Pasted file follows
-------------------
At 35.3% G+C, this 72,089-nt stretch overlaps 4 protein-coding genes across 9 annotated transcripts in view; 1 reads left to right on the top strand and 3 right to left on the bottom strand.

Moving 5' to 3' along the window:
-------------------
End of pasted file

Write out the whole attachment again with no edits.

At 35.3% G+C, this 72,089-nt stretch overlaps 4 protein-coding genes across 9 annotated transcripts in view; 1 reads left to right on the top strand and 3 right to left on the bottom strand.

Moving 5' to 3' along the window: